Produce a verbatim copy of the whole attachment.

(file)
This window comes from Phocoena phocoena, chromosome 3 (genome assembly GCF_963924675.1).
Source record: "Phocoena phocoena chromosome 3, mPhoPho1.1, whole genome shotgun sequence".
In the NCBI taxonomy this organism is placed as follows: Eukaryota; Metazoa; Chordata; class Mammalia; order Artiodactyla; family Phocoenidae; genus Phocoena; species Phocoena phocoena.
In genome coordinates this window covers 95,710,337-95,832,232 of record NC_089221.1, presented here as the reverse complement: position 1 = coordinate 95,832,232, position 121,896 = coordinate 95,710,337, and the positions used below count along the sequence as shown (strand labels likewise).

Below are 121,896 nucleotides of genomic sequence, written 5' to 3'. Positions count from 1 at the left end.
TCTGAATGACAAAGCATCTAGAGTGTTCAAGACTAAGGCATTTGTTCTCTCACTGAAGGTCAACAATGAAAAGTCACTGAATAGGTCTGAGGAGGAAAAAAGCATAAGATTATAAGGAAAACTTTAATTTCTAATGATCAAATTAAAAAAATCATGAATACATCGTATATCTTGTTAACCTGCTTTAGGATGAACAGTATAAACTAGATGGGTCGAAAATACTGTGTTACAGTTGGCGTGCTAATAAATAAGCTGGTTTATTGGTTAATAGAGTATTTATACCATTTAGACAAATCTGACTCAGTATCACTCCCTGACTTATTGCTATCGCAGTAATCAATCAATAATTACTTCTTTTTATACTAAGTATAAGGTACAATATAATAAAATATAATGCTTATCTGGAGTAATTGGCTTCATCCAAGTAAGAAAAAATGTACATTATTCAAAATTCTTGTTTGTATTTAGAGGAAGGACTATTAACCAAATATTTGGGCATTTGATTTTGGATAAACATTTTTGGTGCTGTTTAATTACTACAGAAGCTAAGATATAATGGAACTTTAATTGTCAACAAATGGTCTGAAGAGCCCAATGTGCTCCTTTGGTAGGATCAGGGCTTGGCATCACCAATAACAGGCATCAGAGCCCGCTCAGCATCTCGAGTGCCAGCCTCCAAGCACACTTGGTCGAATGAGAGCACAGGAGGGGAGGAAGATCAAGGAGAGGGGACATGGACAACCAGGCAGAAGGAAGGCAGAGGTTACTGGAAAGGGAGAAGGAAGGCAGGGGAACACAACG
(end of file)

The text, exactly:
This window comes from Phocoena phocoena, chromosome 3 (genome assembly GCF_963924675.1).
Source record: "Phocoena phocoena chromosome 3, mPhoPho1.1, whole genome shotgun sequence".
In the NCBI taxonomy this organism is placed as follows: Eukaryota; Metazoa; Chordata; class Mammalia; order Artiodactyla; family Phocoenidae; genus Phocoena; species Phocoena phocoena.
In genome coordinates this window covers 95,710,337-95,832,232 of record NC_089221.1, presented here as the reverse complement: position 1 = coordinate 95,832,232, position 121,896 = coordinate 95,710,337, and the positions used below count along the sequence as shown (strand labels likewise).

Below are 121,896 nucleotides of genomic sequence, written 5' to 3'. Positions count from 1 at the left end.
TCTGAATGACAAAGCATCTAGAGTGTTCAAGACTAAGGCATTTGTTCTCTCACTGAAGGTCAACAATGAAAAGTCACTGAATAGGTCTGAGGAGGAAAAAAGCATAAGATTATAAGGAAAACTTTAATTTCTAATGATCAAATTAAAAAAATCATGAATACATCGTATATCTTGTTAACCTGCTTTAGGATGAACAGTATAAACTAGATGGGTCGAAAATACTGTGTTACAGTTGGCGTGCTAATAAATAAGCTGGTTTATTGGTTAATAGAGTATTTATACCATTTAGACAAATCTGACTCAGTATCACTCCCTGACTTATTGCTATCGCAGTAATCAATCAATAATTACTTCTTTTTATACTAAGTATAAGGTACAATATAATAAAATATAATGCTTATCTGGAGTAATTGGCTTCATCCAAGTAAGAAAAAATGTACATTATTCAAAATTCTTGTTTGTATTTAGAGGAAGGACTATTAACCAAATATTTGGGCATTTGATTTTGGATAAACATTTTTGGTGCTGTTTAATTACTACAGAAGCTAAGATATAATGGAACTTTAATTGTCAACAAATGGTCTGAAGAGCCCAATGTGCTCCTTTGGTAGGATCAGGGCTTGGCATCACCAATAACAGGCATCAGAGCCCGCTCAGCATCTCGAGTGCCAGCCTCCAAGCACACTTGGTCGAATGAGAGCACAGGAGGGGAGGAAGATCAAGGAGAGGGGACATGGACAACCAGGCAGAAGGAAGGCAGAGGTTACTGGAAAGGGAGAAGGAAGGCAGGGGAACACAACG